_currentIndex = -1;
            Current = default(T);
        }

        #endregion
    }

My concern, however, is that if the Enumerator is not Disposed, the lock will never be released. In most use cases, this is not a problem, as foreach should properly call Dispose. It could be a problem, however, if a consumer retrieves an explicit Enumerator instance. Is my only option to document the class with a caveat implementer reminding the consumer to call Dispose if using the Enumerator explicitly or is there a way to safely release the lock during finalization? I'm thinking not, since the finalizer doesn't even run on the same thread, but I was curious if there other ways to improve this.


EDIT

After thinking about this a bit and reading the responses (particular thanks to Hans), I've decided this is definitely a bad idea. The biggest issue actually isn't forgetting to Dispose, but rather a leisurely consumer creating deadlock while enumerating. I now only read-lock long enough to get a copy and return the enumerator for the copy.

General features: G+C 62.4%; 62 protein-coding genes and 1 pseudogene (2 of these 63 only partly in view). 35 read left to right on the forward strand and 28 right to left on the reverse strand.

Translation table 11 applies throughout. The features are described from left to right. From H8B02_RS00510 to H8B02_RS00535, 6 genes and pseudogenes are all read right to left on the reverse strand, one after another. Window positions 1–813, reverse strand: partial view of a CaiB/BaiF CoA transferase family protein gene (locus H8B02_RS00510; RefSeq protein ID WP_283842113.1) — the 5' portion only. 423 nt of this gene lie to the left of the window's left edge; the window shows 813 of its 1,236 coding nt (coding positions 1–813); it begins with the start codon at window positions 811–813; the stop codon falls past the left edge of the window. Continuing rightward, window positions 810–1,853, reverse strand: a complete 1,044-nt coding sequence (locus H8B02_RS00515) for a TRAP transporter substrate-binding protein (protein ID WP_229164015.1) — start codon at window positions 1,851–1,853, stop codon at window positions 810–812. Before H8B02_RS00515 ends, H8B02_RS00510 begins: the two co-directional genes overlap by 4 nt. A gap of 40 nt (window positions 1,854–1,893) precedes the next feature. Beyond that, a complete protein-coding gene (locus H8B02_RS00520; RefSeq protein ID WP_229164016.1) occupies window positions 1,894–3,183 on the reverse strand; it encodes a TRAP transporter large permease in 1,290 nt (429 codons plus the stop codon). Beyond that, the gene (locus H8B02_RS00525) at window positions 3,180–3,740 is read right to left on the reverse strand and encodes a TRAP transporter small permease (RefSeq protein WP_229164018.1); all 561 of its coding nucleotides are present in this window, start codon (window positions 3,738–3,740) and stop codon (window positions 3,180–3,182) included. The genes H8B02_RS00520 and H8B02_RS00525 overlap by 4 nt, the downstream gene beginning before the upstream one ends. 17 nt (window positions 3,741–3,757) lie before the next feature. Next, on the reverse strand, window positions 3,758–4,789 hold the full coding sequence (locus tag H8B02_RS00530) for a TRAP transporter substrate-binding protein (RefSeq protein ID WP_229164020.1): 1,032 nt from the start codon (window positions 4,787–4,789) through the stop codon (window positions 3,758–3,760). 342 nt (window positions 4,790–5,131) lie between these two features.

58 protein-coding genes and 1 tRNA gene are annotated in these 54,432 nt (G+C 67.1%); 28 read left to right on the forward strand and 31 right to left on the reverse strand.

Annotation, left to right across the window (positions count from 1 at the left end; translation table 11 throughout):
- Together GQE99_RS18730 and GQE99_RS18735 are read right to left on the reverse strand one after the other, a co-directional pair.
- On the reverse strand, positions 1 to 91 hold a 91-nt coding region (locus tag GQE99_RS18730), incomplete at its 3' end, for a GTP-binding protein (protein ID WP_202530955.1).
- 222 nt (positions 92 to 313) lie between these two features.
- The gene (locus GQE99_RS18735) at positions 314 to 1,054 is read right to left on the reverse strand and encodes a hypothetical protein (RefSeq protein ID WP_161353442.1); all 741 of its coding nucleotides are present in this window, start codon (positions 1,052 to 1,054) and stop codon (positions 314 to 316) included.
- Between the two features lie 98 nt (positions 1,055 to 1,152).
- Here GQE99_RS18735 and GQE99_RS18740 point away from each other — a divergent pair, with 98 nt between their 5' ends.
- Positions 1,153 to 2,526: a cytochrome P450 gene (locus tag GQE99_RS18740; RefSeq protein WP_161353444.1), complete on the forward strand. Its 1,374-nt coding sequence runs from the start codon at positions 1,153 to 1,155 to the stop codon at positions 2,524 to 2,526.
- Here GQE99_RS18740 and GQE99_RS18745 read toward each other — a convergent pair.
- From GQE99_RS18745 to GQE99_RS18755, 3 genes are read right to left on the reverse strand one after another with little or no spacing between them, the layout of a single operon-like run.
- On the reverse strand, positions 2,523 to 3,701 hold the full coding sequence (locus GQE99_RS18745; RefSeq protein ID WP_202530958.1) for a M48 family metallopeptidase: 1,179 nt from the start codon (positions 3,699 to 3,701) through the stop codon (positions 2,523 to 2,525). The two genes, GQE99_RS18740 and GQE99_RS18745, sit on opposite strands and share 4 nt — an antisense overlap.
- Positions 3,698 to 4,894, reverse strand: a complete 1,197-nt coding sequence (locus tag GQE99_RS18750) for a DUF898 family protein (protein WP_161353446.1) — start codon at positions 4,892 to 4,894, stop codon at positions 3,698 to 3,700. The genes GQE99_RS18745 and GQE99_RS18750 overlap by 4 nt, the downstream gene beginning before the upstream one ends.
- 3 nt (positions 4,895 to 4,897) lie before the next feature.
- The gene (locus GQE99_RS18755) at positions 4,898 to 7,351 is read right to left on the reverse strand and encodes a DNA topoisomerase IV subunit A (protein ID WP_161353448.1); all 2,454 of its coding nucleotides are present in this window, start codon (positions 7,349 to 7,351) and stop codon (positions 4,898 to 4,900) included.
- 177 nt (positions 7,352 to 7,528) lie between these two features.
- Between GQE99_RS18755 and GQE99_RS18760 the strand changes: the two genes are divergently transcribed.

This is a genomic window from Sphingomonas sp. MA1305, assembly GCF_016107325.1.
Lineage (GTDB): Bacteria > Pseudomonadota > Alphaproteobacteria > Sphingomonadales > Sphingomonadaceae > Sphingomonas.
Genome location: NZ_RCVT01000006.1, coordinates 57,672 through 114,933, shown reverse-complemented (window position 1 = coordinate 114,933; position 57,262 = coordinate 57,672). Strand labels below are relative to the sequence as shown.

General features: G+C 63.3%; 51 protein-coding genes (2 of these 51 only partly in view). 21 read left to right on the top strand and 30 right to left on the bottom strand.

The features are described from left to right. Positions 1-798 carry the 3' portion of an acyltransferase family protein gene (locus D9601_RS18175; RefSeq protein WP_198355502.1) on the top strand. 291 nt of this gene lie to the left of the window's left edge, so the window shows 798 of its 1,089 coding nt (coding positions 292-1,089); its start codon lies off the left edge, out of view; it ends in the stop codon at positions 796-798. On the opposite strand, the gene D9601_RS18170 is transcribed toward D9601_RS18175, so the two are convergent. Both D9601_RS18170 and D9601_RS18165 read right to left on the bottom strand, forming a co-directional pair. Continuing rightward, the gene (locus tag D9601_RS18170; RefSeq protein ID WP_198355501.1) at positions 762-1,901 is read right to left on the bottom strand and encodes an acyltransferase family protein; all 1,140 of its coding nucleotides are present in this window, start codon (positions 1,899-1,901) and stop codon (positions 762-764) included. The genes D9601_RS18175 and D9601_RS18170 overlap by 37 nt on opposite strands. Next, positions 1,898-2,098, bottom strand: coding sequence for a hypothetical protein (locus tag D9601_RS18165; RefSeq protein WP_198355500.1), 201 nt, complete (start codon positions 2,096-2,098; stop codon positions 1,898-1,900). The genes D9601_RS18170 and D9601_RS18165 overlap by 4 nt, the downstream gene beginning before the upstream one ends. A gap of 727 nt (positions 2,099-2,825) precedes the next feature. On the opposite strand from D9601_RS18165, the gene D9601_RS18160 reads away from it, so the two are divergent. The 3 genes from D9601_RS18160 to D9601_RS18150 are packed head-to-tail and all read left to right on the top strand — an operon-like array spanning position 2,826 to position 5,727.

share|improve this question
up vote 3 down vote accepted

You are right, that's a problem. The finalizer is useless, it will run far too late to be of any use. The code should have deadlocked heavily before that anyway. Unfortunately, there's no way for you to tell the difference between the a foreach calling your MoveNext/Current members or the client code using them explicitly.

No fix, don't do this. Microsoft didn't do it either, they had plenty of reason to back in .NET 1.x. The only real thread-safe iterator you can make is one that creates a copy of the collection object in the GetEnumerator() method. The iterator getting out of sync with the collection is no joy either though.

share|improve this answer